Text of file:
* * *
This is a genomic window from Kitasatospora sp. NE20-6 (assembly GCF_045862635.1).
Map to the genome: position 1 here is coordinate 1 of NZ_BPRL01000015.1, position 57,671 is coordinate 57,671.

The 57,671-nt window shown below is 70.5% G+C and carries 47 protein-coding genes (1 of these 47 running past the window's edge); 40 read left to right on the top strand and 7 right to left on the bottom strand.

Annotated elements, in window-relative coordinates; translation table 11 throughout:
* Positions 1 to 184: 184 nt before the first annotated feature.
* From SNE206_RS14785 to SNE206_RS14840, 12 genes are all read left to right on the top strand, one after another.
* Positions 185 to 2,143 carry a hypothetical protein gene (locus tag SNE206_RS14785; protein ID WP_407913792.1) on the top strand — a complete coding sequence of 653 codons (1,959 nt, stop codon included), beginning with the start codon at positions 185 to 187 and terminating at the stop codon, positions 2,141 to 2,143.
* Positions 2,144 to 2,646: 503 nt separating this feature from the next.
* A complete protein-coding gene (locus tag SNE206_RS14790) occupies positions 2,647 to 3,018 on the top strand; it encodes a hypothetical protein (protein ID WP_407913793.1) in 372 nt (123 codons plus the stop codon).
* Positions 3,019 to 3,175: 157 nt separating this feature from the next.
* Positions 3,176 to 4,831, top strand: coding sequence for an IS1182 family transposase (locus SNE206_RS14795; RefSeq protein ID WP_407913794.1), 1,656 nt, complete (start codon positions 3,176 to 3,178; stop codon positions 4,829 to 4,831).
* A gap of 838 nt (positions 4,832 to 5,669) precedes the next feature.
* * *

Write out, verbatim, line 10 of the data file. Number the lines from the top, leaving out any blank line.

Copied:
* Positions 3,019 to 3,175: 157 nt separating this feature from the next.